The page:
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Play continued until time expired, after which the bachelor/bachelorette gave their choice.In several weeks of episodes that aired at various times throughout the season, another format was used.
After the version finale in 1980, The Dating Game with the repeats of the 1978-1980 version was seen on Los Angeles TV Station KHJ-TV (now KCAL-TV) Channel 9 from September 26, 1983 to September 12, 1986, as well as some other cities.In another variation of the final year in reruns, there were some episodes from ABC daytime, ABC primetime and syndicated weekly. (unrelated to the 1959 band, The Regents, famous for their song "Barbara Ann").Some of the celebrities that appeared on The Dating Game appeared as a bachelor or bachelorette before becoming famous or a special guest star include: The show used many popular music from its time ranging from Tijuana Brass music from the 1960s, to pop music used for celebrity guest and band appearances. Later on, during 1966, the show used recorded music, with the main theme provided by The Mariachi Brass, featuring trumpeter Chet Baker.One standard trademark was that at the end of each episode, the host and winning contestants would blow a kiss to the viewers.Generally the bachelorette would ask questions written in advance on cards to each of the three hidden bachelors.For the first season of the 1996 revival, The Dating Game used a different format.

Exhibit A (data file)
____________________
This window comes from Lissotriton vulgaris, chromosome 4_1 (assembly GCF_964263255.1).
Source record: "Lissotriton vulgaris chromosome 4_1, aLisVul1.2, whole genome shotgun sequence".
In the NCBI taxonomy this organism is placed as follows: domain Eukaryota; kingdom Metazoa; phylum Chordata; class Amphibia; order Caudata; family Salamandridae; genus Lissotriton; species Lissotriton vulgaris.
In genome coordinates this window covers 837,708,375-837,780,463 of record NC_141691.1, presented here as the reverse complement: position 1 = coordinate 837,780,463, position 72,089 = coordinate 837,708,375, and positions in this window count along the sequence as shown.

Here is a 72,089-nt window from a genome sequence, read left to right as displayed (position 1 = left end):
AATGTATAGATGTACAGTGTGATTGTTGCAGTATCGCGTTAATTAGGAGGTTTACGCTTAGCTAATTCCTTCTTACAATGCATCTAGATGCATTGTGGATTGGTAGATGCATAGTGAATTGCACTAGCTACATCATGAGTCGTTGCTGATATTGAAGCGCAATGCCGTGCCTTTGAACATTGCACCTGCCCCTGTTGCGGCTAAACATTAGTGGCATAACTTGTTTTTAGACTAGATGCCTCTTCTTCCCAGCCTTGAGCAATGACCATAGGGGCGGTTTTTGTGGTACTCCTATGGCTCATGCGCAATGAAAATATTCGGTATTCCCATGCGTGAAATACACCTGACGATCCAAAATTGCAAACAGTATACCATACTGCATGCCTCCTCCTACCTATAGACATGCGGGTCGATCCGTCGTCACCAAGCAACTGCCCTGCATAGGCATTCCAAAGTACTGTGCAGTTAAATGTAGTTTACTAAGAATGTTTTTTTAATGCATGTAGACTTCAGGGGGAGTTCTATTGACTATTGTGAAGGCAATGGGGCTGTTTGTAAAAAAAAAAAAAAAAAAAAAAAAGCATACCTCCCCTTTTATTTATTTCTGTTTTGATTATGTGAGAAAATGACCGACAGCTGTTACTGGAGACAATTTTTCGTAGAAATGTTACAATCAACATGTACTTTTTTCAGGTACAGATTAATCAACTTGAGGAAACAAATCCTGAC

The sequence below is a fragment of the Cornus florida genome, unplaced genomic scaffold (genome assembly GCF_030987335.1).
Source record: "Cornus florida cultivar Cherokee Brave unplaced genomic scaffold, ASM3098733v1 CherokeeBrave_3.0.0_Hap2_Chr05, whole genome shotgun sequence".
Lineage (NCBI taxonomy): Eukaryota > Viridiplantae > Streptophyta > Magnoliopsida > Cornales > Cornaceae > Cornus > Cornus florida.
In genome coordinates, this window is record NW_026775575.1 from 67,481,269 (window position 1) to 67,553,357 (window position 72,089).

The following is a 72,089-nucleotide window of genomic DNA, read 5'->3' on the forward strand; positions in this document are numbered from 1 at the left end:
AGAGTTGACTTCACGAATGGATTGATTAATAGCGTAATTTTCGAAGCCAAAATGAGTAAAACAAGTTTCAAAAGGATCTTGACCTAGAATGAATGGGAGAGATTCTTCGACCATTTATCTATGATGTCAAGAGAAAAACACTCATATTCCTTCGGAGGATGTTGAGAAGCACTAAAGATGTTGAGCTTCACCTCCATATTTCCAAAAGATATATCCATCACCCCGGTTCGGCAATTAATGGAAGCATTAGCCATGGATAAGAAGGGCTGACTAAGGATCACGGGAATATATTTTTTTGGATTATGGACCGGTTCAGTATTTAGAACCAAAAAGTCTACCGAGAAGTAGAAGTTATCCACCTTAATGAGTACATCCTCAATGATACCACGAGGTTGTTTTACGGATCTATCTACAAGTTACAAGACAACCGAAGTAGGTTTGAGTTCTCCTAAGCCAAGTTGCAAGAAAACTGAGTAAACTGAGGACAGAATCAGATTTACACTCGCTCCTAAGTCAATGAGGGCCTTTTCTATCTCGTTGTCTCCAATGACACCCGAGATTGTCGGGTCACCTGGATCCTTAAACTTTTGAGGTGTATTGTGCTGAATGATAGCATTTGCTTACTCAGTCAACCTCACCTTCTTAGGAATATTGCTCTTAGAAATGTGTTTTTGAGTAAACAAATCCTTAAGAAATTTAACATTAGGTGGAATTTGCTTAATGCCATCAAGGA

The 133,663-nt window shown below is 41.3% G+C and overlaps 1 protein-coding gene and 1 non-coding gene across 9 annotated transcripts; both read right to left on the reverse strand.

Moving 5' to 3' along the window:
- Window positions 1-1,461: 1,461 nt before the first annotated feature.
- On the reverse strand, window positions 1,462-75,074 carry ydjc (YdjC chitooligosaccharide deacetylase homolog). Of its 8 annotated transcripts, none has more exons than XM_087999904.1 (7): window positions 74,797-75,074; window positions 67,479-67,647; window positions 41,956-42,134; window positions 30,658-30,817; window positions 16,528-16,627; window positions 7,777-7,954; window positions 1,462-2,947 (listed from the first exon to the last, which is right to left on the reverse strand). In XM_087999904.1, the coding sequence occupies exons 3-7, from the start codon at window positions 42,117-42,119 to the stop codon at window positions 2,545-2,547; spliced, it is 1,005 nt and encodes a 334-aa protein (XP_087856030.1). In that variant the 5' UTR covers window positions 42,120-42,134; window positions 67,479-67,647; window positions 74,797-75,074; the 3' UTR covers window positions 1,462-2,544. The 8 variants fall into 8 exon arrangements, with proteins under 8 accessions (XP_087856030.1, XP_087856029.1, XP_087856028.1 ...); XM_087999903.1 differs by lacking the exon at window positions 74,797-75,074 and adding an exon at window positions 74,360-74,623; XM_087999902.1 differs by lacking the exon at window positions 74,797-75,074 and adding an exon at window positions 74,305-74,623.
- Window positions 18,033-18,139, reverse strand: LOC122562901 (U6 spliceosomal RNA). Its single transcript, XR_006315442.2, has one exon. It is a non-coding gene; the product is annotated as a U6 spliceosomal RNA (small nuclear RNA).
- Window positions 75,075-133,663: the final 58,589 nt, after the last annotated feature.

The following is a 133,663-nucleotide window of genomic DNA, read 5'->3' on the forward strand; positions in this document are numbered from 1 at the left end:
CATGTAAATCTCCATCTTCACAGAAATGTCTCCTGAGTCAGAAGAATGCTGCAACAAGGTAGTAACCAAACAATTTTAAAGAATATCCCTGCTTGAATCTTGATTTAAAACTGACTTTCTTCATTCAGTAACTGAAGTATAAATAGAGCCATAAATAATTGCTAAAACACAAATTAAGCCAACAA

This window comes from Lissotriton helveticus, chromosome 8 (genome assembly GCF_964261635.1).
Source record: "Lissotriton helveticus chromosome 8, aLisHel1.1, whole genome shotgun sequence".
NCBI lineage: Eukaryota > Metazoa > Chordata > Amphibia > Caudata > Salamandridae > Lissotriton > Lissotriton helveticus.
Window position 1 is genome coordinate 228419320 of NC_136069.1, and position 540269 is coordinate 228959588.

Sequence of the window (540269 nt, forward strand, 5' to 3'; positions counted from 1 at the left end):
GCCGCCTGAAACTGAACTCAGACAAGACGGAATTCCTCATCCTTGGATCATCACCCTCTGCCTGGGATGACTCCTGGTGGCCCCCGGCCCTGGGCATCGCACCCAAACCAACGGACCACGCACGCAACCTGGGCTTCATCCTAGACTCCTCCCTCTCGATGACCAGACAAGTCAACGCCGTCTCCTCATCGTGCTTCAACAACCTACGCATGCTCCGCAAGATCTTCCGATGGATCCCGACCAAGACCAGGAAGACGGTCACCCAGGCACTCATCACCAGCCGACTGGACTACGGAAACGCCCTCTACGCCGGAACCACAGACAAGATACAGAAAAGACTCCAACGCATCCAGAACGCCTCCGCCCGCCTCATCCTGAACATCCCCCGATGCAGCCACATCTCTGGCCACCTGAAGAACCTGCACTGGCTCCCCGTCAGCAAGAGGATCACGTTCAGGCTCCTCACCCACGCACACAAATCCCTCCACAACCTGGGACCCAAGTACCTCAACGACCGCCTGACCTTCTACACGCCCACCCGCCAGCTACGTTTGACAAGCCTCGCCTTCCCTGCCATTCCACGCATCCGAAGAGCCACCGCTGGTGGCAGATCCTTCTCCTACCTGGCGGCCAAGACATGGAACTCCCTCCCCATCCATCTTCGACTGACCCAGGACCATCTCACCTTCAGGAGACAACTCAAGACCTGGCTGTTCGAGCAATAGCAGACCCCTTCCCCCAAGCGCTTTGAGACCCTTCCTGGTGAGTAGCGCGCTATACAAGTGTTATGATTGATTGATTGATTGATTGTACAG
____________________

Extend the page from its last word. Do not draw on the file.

A notable change was that the prospective bachelor/bachelorette knew what the first names of his or her potential dates were at all times.
Serial killer Rodney Alcala's episodes were shown during his murder spree and after he had been convicted of rape in California.
Some contestants appeared even after they were fairly well known, including a young Michael Jackson, Dusty Springfield, Ron Howard, Maureen Mc Cormick, Barry Williams, Sally Field, Henry Morgan, Richard Dawson, Jay North, and Paul Lynde.
In the case the bachelor/bachelorette chose the same person for both looks and personality, they won a cash prize of $500.
The ABC daytime episodes are believed to have been erased after broadcast, as was the standard practice with network daytime programs prior to the late 1970s.
Typically, a bachelorette would question three bachelors, who were hidden from her view; at the end of the questioning period, she would choose one to go out with on a date paid for by the show.